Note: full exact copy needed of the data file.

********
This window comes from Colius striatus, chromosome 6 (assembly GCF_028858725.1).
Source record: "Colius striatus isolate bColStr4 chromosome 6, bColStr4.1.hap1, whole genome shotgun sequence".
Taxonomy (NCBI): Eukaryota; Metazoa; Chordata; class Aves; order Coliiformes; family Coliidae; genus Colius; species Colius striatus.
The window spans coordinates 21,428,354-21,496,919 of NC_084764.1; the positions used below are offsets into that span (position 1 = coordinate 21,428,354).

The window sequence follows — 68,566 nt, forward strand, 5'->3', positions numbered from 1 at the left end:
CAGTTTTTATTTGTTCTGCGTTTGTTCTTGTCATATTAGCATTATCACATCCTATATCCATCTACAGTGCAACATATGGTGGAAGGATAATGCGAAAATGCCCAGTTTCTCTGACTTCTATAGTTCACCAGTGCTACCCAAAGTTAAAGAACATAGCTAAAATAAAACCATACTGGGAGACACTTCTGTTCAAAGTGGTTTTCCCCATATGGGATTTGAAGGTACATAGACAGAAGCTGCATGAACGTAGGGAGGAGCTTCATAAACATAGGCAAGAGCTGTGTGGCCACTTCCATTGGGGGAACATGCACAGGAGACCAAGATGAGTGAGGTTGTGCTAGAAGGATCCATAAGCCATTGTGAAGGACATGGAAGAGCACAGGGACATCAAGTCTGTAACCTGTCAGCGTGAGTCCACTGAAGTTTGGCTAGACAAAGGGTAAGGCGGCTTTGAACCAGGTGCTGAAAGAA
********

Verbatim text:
This window comes from Colius striatus, chromosome 6 (assembly GCF_028858725.1).
Source record: "Colius striatus isolate bColStr4 chromosome 6, bColStr4.1.hap1, whole genome shotgun sequence".
Taxonomy (NCBI): Eukaryota; Metazoa; Chordata; class Aves; order Coliiformes; family Coliidae; genus Colius; species Colius striatus.
The window spans coordinates 21,428,354-21,496,919 of NC_084764.1; the positions used below are offsets into that span (position 1 = coordinate 21,428,354).

The window sequence follows — 68,566 nt, forward strand, 5'->3', positions numbered from 1 at the left end:
CAGTTTTTATTTGTTCTGCGTTTGTTCTTGTCATATTAGCATTATCACATCCTATATCCATCTACAGTGCAACATATGGTGGAAGGATAATGCGAAAATGCCCAGTTTCTCTGACTTCTATAGTTCACCAGTGCTACCCAAAGTTAAAGAACATAGCTAAAATAAAACCATACTGGGAGACACTTCTGTTCAAAGTGGTTTTCCCCATATGGGATTTGAAGGTACATAGACAGAAGCTGCATGAACGTAGGGAGGAGCTTCATAAACATAGGCAAGAGCTGTGTGGCCACTTCCATTGGGGGAACATGCACAGGAGACCAAGATGAGTGAGGTTGTGCTAGAAGGATCCATAAGCCATTGTGAAGGACATGGAAGAGCACAGGGACATCAAGTCTGTAACCTGTCAGCGTGAGTCCACTGAAGTTTGGCTAGACAAAGGGTAAGGCGGCTTTGAACCAGGTGCTGAAAGAA